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Lion defender puts family as focus

August 28, 2014
Kristen Nelson (sports@altoonamirror.com) , The Altoona Mirror

UNIVERSITY PARK - The annual Blue-White game is traditionally one of the highlights of the Penn State community: the return to tailgating, a rowdy Beaver Stadium, and the thought that soon enough, football will be back.

The players are amped to get back on that cherished field and tease the fans for what's to come in the fall.

For defensive end C.J. Olaniyan, the 2013 spring game stood out compared to all the rest.

And it wasn't for football.

Shortly after his defense's 67-47 win in which he had a standout performance, Olaniyan received a phone call that his daughter was on the way. After getting permission from then-coach Bill O'Brien, Olaniyan made the seven-hour journey to his home state of Michigan that night.

After arriving at the hospital around 2 a.m., he made it there to welcome Nahla to the world at 8 a.m. on April 21, 2013.

Now 16 months old, Nahla, as well as Olaniyan's fiance, Ebony Hines, has changed the way this Lion takes the field.

"The pressure on me to go out there and whatever I do on the field or the practice field, it's not just about me, it's about my family," the Warren, Michigan, native said. "As far as my daughter, my fiance, my family means a lot to me so I put my family on my sleeve every time I'm out there."

The fifth-year senior's college career has been a bit atypical, yet beneficial for Olaniyan. After graduating this summer with a degree in criminology, he was voted as one of this season's captains by his teammates and coaching staff.

Although he's not the most vocal player on the team, Olaniyan aims to lead by example as he said that it's important to prove his leadership rather than just speak it. The maturity he has developed since his redshirt season has changed how he approaches the game.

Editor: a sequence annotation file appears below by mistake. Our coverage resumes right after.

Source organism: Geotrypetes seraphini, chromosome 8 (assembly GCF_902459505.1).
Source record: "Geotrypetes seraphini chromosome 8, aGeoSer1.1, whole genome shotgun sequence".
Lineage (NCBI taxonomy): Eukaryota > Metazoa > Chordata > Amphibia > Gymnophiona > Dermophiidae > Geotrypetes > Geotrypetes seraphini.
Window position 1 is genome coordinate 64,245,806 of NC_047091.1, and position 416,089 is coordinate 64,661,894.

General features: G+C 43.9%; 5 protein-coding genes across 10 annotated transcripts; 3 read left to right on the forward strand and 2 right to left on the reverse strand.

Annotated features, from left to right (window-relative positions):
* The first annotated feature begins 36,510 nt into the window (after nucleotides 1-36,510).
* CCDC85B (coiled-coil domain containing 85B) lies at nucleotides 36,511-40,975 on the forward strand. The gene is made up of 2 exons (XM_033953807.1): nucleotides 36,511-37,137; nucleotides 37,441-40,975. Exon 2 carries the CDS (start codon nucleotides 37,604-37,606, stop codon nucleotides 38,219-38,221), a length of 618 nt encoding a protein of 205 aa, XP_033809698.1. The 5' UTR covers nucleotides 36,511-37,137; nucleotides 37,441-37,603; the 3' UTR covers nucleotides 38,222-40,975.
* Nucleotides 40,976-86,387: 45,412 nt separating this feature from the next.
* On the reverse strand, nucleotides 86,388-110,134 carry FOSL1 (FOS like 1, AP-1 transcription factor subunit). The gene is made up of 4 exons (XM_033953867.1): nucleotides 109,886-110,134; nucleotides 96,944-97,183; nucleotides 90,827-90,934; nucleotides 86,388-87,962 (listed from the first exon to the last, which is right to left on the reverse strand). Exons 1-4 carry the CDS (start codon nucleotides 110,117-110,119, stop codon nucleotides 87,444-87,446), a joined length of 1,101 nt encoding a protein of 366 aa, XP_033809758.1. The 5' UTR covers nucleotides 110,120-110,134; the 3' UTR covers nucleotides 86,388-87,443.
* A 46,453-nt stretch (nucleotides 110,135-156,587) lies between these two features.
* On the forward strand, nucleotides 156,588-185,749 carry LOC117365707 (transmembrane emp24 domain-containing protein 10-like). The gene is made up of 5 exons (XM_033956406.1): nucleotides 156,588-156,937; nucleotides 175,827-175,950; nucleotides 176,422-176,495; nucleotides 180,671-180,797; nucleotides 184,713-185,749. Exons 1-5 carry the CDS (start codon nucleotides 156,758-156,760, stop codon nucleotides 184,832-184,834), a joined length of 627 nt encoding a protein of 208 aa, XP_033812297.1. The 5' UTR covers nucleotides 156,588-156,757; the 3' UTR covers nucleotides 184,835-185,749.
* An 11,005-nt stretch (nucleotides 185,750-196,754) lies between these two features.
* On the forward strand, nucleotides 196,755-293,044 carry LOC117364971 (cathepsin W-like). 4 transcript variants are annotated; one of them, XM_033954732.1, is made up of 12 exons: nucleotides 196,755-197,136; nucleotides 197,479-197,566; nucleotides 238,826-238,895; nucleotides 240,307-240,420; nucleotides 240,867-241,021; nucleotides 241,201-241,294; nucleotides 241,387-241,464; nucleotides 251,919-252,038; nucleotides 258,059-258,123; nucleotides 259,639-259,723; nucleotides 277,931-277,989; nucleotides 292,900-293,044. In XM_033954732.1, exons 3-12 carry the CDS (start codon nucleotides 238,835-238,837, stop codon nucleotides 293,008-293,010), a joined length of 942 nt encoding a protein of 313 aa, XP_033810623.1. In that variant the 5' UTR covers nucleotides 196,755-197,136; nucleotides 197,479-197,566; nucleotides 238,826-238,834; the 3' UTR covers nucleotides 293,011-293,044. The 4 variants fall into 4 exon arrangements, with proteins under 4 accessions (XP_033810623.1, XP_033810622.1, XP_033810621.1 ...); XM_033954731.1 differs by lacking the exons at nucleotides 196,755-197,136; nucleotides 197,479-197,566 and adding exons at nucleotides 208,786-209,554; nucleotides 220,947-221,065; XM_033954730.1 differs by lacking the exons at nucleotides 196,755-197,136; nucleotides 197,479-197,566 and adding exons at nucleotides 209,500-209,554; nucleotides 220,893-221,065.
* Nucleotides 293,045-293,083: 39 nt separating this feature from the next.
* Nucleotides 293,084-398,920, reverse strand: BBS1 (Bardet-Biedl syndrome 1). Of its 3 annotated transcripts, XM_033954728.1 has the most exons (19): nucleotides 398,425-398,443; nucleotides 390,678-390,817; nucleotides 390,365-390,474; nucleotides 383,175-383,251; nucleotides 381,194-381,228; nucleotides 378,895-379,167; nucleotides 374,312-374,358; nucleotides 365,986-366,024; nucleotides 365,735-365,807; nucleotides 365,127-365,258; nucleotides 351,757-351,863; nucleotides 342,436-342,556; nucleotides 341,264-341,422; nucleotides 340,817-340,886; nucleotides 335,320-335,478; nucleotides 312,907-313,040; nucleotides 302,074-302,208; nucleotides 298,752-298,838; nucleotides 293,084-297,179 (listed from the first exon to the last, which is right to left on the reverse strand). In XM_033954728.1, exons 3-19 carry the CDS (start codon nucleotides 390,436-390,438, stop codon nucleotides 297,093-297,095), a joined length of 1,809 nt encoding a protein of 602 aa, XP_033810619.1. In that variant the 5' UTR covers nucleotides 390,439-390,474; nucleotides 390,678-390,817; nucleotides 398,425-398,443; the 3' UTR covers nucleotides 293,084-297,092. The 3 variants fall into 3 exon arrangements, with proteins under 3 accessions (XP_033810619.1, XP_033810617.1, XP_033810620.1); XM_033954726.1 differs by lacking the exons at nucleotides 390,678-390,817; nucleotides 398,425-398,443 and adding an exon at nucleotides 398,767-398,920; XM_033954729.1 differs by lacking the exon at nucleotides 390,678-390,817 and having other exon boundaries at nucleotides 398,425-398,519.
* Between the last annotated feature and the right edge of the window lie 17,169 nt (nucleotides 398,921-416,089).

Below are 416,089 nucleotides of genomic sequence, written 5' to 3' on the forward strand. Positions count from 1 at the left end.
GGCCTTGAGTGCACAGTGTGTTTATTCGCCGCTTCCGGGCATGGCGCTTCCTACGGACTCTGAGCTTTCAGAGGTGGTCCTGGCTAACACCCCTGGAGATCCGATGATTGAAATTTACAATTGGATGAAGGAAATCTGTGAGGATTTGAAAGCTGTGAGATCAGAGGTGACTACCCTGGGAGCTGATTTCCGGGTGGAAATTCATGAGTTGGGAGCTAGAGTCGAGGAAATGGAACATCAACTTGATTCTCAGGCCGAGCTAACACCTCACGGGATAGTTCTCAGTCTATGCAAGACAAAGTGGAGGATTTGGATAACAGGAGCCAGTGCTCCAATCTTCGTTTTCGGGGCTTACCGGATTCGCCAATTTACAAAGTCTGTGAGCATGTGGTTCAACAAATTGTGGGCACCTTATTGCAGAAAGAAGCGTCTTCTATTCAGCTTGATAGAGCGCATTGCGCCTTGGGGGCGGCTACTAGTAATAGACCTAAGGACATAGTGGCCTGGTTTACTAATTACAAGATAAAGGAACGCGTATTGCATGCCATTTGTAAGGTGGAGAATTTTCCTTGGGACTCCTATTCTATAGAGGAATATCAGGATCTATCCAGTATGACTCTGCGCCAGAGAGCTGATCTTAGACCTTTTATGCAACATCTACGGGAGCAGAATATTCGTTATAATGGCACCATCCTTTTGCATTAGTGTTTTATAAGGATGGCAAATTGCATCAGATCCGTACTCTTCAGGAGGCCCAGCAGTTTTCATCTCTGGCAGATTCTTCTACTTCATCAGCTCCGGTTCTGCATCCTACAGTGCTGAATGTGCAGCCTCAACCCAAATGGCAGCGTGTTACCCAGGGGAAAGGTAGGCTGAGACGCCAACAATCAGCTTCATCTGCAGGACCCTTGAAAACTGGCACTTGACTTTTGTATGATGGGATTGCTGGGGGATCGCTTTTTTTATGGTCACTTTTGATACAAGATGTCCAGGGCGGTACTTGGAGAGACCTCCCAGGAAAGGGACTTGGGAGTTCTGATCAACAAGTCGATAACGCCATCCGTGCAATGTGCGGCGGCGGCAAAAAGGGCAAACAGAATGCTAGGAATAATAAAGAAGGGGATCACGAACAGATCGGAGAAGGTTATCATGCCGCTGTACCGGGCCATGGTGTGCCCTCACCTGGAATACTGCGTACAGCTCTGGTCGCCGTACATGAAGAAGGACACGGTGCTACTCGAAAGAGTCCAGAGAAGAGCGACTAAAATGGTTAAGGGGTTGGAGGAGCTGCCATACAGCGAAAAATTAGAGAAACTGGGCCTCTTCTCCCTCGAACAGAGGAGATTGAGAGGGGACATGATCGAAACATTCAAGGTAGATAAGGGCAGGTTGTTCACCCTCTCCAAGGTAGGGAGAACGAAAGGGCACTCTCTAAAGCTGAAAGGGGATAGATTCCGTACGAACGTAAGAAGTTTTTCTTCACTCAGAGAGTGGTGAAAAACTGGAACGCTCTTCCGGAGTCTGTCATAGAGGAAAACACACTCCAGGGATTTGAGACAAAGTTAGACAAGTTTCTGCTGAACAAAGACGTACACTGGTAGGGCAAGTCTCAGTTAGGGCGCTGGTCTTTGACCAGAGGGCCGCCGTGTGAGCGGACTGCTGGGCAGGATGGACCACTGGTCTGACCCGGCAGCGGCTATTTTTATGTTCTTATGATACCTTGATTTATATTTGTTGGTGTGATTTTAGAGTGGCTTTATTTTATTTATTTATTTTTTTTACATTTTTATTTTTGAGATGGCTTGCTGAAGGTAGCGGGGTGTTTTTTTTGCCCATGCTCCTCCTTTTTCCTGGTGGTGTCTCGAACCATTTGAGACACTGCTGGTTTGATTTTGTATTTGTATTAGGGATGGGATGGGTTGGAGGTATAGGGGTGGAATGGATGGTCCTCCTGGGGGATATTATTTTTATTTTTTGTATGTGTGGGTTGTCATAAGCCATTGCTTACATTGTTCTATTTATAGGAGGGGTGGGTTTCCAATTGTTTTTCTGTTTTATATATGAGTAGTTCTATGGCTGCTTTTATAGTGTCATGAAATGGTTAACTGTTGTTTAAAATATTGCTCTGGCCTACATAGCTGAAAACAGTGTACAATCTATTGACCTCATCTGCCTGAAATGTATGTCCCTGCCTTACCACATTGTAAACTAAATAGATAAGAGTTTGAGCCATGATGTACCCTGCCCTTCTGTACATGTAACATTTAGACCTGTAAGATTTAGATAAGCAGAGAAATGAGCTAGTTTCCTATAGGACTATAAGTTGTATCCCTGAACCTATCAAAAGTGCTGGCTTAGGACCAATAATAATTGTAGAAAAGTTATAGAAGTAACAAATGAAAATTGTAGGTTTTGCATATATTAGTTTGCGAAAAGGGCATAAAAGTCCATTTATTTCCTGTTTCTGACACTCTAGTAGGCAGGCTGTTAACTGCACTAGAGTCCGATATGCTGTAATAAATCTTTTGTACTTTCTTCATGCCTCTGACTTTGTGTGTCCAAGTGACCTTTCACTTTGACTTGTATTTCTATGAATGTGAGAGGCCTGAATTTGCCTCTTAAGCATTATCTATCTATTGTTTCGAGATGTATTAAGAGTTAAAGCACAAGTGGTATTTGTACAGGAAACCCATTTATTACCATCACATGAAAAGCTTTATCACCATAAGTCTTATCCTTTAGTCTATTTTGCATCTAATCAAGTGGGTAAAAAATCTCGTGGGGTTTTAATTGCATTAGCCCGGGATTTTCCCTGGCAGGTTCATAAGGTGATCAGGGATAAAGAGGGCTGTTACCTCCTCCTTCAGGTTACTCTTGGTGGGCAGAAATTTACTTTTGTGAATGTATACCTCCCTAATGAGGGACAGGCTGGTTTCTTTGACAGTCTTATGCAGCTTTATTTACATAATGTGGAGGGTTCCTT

Since the birth of his daughter he has made some major transitions, but has come to realize how his growth as a person can be reflected through both football and his family.

"Having her makes me look at stuff in a different light," Olaniyan said. "Having my teammates is kind of like family as well, so the transition is not that much harder. When I'm out there playing, I'm playing just as much for my teammates as I am my mother and dad, my daughter and my future wife, so it's more about family."

But his growth goes beyond his accomplishments in the locker room. The 2013 season was a breakout year for Olaniyan as he was fourth in the Big Ten with three forced fumbles, along with five sacks, and he was second on the team with 11.0 tackles for loss.

Coach James Franklin said he recognizes how Olaniyan's family has impacted him on the field.

"He's a mature guy, steady guy, and he's the same guy every single day, which is important to me," Franklin said. "You want those guys to come out and work every single day, and C.J. is a really good example of that. I'm very, very proud of him."

The transition certainly hasn't been easy for Olaniyan. With his daughter and fianceliving in Michigan, he has missed a lot of the little things in life. To him, it seems like Nahla does something new each day and he said it is sad to not be there, but the saving grace of technology has allowed him to still be a part of her life every night.

Despite the distractions that may arise from having a family long-distance, Olaniyan said he has come to understand that he's here for football and that's his focus.

"I've learned from my experience, I have more knowledge about life, football, just dealing with different obstacles," Olaniyan said. "You can't buy experience; you just have to live through it."

 
 
 

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